Space is given to such familiar points of difference as the insistence of founder Truett Cathy that franchisees operate only one store each, and only six days a week. But it also brings to light overlooked rejections of the status quo, such as waiving royalties for chainwide marketing so operators would spend more on local engagement, and Cathy’s insistence that Chick-fil-A operate debt-free. 

One of the book’s delights is the abundance of Robinson’s personal recollections of Cathy, a pioneer on the order of a Ray Kroc or a Colonel Sanders. Don’t expect any bombshell revelations (though Cathy’s insistence on having his 80th birthday party catered by The Varsity, a landmark Atlanta drive-in, comes close). Criticism of the founder is equally as rare. But the recollections provide a vivid picture of what it was like to work with the legendary chain builder day in and day out.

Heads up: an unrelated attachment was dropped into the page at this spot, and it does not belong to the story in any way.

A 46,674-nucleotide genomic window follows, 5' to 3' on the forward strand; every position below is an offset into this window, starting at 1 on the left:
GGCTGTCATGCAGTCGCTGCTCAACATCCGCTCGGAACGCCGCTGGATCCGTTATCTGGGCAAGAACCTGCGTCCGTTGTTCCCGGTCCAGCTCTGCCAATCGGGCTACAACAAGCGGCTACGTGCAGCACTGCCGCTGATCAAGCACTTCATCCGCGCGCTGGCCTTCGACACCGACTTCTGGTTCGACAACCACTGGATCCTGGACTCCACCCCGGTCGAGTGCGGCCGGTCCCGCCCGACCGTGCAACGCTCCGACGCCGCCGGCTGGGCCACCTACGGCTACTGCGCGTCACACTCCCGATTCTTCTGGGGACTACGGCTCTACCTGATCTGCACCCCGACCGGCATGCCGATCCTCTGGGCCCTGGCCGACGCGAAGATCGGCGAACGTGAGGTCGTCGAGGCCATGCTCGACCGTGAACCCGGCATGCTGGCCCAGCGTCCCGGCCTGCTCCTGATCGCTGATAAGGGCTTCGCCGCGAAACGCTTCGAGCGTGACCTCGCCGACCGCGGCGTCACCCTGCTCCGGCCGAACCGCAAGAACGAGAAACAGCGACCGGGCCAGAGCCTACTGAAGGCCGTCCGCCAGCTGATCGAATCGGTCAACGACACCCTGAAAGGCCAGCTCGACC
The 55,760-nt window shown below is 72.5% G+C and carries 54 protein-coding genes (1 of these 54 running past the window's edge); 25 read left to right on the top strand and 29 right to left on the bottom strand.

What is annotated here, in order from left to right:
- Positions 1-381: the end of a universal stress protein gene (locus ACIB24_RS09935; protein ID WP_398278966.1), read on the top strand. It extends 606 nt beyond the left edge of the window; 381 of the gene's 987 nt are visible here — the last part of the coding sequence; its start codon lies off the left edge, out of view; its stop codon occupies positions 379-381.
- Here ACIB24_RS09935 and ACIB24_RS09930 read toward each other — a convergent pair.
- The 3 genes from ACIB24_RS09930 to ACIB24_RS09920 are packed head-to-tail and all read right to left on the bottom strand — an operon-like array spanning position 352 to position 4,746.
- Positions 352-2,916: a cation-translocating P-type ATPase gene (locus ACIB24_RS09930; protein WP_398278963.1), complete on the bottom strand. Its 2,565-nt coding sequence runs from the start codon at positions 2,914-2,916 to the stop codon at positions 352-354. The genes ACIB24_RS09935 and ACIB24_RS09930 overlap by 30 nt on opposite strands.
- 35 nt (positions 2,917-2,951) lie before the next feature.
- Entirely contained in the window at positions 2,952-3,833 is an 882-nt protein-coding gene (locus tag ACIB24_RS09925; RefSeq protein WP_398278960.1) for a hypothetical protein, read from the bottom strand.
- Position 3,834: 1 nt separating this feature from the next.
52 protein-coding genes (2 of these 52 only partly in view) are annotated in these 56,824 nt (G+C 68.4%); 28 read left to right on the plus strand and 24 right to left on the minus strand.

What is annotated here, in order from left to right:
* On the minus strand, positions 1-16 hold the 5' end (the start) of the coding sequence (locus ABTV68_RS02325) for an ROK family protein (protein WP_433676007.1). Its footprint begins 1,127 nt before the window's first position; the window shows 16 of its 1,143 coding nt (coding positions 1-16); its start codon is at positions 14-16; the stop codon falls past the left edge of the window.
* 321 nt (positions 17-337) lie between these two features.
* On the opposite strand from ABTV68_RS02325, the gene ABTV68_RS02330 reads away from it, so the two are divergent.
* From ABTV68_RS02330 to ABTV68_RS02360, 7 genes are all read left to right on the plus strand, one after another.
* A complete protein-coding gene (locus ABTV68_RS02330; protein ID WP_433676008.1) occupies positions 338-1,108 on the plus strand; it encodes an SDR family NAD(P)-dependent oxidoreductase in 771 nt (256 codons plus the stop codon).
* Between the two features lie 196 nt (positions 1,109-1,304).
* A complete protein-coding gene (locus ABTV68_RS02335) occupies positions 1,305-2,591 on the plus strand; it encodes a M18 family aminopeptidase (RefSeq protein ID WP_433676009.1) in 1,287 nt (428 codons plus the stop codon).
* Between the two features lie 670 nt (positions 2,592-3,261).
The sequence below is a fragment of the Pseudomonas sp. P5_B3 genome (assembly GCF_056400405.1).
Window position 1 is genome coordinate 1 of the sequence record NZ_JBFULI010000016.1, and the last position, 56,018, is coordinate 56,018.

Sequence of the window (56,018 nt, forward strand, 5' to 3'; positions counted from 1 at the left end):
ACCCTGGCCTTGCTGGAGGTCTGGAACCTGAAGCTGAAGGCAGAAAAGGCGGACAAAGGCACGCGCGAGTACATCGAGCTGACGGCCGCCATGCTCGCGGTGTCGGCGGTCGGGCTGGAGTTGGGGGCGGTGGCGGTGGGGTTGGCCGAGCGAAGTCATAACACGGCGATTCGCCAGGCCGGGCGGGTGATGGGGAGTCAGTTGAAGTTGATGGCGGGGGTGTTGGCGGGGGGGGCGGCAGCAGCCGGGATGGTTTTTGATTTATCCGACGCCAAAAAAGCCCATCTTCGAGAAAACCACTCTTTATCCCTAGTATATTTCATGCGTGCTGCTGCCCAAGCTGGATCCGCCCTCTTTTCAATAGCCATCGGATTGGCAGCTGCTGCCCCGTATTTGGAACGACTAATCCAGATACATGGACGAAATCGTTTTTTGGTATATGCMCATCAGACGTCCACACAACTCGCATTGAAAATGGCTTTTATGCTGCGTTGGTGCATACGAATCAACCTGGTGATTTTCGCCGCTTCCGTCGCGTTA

“Yes Is the Answer. What Is the Question?” by Cameron Mitchell

Any detractor who dismisses restaurant work as a dead-end career should be forced to read this recollection from famed Columbus, Ohio, restaurateur Mitchell. 

Not that it’ll be a punishment, by any gauge. His account of rising from dishwasher to CEO of a $300-million-a-year restaurant empire is candid and straightforward, touching on pain points such as his father’s dissociation from the family, his mother’s personal struggles and his own disastrous life of crime (at age 15, his $7,000 drug fund was stolen during what would have been a big marijuana score).  This is no Pollyannish rags-to-riches account.